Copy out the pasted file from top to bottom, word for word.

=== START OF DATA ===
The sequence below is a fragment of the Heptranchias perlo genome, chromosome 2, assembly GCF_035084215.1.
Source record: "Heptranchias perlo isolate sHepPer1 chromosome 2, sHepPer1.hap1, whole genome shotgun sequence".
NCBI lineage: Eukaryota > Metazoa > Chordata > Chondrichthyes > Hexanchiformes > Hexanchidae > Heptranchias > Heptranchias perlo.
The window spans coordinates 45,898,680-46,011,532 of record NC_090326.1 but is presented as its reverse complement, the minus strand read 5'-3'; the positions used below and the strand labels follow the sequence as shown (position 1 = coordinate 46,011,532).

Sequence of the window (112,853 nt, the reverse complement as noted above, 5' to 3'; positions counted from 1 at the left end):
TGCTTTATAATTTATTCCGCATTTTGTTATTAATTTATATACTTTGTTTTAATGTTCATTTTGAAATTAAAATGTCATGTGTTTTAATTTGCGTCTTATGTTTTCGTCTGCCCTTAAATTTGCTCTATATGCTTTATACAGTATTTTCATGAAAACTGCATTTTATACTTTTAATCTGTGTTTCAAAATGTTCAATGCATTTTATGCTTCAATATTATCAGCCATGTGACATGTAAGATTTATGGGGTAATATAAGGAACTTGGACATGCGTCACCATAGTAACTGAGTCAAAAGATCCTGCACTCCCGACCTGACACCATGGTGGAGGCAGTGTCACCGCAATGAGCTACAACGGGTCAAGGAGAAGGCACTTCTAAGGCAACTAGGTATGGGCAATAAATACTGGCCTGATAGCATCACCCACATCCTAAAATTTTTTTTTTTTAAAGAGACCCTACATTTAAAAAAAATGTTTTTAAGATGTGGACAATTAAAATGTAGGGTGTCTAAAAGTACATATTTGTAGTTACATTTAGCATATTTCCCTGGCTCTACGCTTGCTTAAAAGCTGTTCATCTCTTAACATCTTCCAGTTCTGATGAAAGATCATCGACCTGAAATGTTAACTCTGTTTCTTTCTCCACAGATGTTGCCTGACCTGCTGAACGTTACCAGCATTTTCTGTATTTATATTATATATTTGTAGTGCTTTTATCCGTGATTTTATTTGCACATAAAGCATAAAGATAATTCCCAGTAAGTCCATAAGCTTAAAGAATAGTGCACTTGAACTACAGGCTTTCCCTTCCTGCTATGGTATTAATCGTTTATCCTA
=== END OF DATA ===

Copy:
The sequence below is a fragment of the Heptranchias perlo genome, chromosome 2, assembly GCF_035084215.1.
Source record: "Heptranchias perlo isolate sHepPer1 chromosome 2, sHepPer1.hap1, whole genome shotgun sequence".
NCBI lineage: Eukaryota > Metazoa > Chordata > Chondrichthyes > Hexanchiformes > Hexanchidae > Heptranchias > Heptranchias perlo.
The window spans coordinates 45,898,680-46,011,532 of record NC_090326.1 but is presented as its reverse complement, the minus strand read 5'-3'; the positions used below and the strand labels follow the sequence as shown (position 1 = coordinate 46,011,532).

Sequence of the window (112,853 nt, the reverse complement as noted above, 5' to 3'; positions counted from 1 at the left end):
TGCTTTATAATTTATTCCGCATTTTGTTATTAATTTATATACTTTGTTTTAATGTTCATTTTGAAATTAAAATGTCATGTGTTTTAATTTGCGTCTTATGTTTTCGTCTGCCCTTAAATTTGCTCTATATGCTTTATACAGTATTTTCATGAAAACTGCATTTTATACTTTTAATCTGTGTTTCAAAATGTTCAATGCATTTTATGCTTCAATATTATCAGCCATGTGACATGTAAGATTTATGGGGTAATATAAGGAACTTGGACATGCGTCACCATAGTAACTGAGTCAAAAGATCCTGCACTCCCGACCTGACACCATGGTGGAGGCAGTGTCACCGCAATGAGCTACAACGGGTCAAGGAGAAGGCACTTCTAAGGCAACTAGGTATGGGCAATAAATACTGGCCTGATAGCATCACCCACATCCTAAAATTTTTTTTTTTTAAAGAGACCCTACATTTAAAAAAAATGTTTTTAAGATGTGGACAATTAAAATGTAGGGTGTCTAAAAGTACATATTTGTAGTTACATTTAGCATATTTCCCTGGCTCTACGCTTGCTTAAAAGCTGTTCATCTCTTAACATCTTCCAGTTCTGATGAAAGATCATCGACCTGAAATGTTAACTCTGTTTCTTTCTCCACAGATGTTGCCTGACCTGCTGAACGTTACCAGCATTTTCTGTATTTATATTATATATTTGTAGTGCTTTTATCCGTGATTTTATTTGCACATAAAGCATAAAGATAATTCCCAGTAAGTCCATAAGCTTAAAGAATAGTGCACTTGAACTACAGGCTTTCCCTTCCTGCTATGGTATTAATCGTTTATCCTA